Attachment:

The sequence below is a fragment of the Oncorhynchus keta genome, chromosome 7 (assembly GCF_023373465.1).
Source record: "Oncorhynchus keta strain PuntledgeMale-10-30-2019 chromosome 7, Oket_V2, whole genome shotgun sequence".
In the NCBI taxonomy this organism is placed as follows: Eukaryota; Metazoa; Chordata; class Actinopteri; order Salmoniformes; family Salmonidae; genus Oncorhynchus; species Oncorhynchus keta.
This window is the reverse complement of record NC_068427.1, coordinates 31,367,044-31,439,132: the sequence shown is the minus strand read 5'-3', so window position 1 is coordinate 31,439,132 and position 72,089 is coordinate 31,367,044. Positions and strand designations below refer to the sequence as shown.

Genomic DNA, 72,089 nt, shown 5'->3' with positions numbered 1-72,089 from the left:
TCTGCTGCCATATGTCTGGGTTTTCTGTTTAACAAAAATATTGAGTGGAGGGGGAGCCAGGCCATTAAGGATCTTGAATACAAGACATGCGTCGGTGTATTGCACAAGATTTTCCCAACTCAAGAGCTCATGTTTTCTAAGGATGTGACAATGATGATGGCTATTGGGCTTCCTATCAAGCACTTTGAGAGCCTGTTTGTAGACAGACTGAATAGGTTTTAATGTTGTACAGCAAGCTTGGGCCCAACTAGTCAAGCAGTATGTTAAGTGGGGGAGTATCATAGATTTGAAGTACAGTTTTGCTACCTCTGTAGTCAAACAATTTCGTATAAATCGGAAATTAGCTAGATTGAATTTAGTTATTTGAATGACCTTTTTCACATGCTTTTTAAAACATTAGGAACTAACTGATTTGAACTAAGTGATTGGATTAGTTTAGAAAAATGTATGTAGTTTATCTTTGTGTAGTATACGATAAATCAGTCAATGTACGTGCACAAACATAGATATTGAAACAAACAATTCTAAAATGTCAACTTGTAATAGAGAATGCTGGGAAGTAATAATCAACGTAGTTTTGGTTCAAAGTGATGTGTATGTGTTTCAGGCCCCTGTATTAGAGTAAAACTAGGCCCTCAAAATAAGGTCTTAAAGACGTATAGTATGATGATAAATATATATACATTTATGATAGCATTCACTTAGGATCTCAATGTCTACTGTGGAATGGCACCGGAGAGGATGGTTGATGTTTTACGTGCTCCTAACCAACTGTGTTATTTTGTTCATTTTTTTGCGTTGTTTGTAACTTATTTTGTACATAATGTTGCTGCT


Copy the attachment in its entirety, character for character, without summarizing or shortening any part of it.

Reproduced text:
The sequence below is a fragment of the Oncorhynchus keta genome, chromosome 7 (assembly GCF_023373465.1).
Source record: "Oncorhynchus keta strain PuntledgeMale-10-30-2019 chromosome 7, Oket_V2, whole genome shotgun sequence".
In the NCBI taxonomy this organism is placed as follows: Eukaryota; Metazoa; Chordata; class Actinopteri; order Salmoniformes; family Salmonidae; genus Oncorhynchus; species Oncorhynchus keta.
This window is the reverse complement of record NC_068427.1, coordinates 31,367,044-31,439,132: the sequence shown is the minus strand read 5'-3', so window position 1 is coordinate 31,439,132 and position 72,089 is coordinate 31,367,044. Positions and strand designations below refer to the sequence as shown.

Genomic DNA, 72,089 nt, shown 5'->3' with positions numbered 1-72,089 from the left:
TCTGCTGCCATATGTCTGGGTTTTCTGTTTAACAAAAATATTGAGTGGAGGGGGAGCCAGGCCATTAAGGATCTTGAATACAAGACATGCGTCGGTGTATTGCACAAGATTTTCCCAACTCAAGAGCTCATGTTTTCTAAGGATGTGACAATGATGATGGCTATTGGGCTTCCTATCAAGCACTTTGAGAGCCTGTTTGTAGACAGACTGAATAGGTTTTAATGTTGTACAGCAAGCTTGGGCCCAACTAGTCAAGCAGTATGTTAAGTGGGGGAGTATCATAGATTTGAAGTACAGTTTTGCTACCTCTGTAGTCAAACAATTTCGTATAAATCGGAAATTAGCTAGATTGAATTTAGTTATTTGAATGACCTTTTTCACATGCTTTTTAAAACATTAGGAACTAACTGATTTGAACTAAGTGATTGGATTAGTTTAGAAAAATGTATGTAGTTTATCTTTGTGTAGTATACGATAAATCAGTCAATGTACGTGCACAAACATAGATATTGAAACAAACAATTCTAAAATGTCAACTTGTAATAGAGAATGCTGGGAAGTAATAATCAACGTAGTTTTGGTTCAAAGTGATGTGTATGTGTTTCAGGCCCCTGTATTAGAGTAAAACTAGGCCCTCAAAATAAGGTCTTAAAGACGTATAGTATGATGATAAATATATATACATTTATGATAGCATTCACTTAGGATCTCAATGTCTACTGTGGAATGGCACCGGAGAGGATGGTTGATGTTTTACGTGCTCCTAACCAACTGTGTTATTTTGTTCATTTTTTTGCGTTGTTTGTAACTTATTTTGTACATAATGTTGCTGCT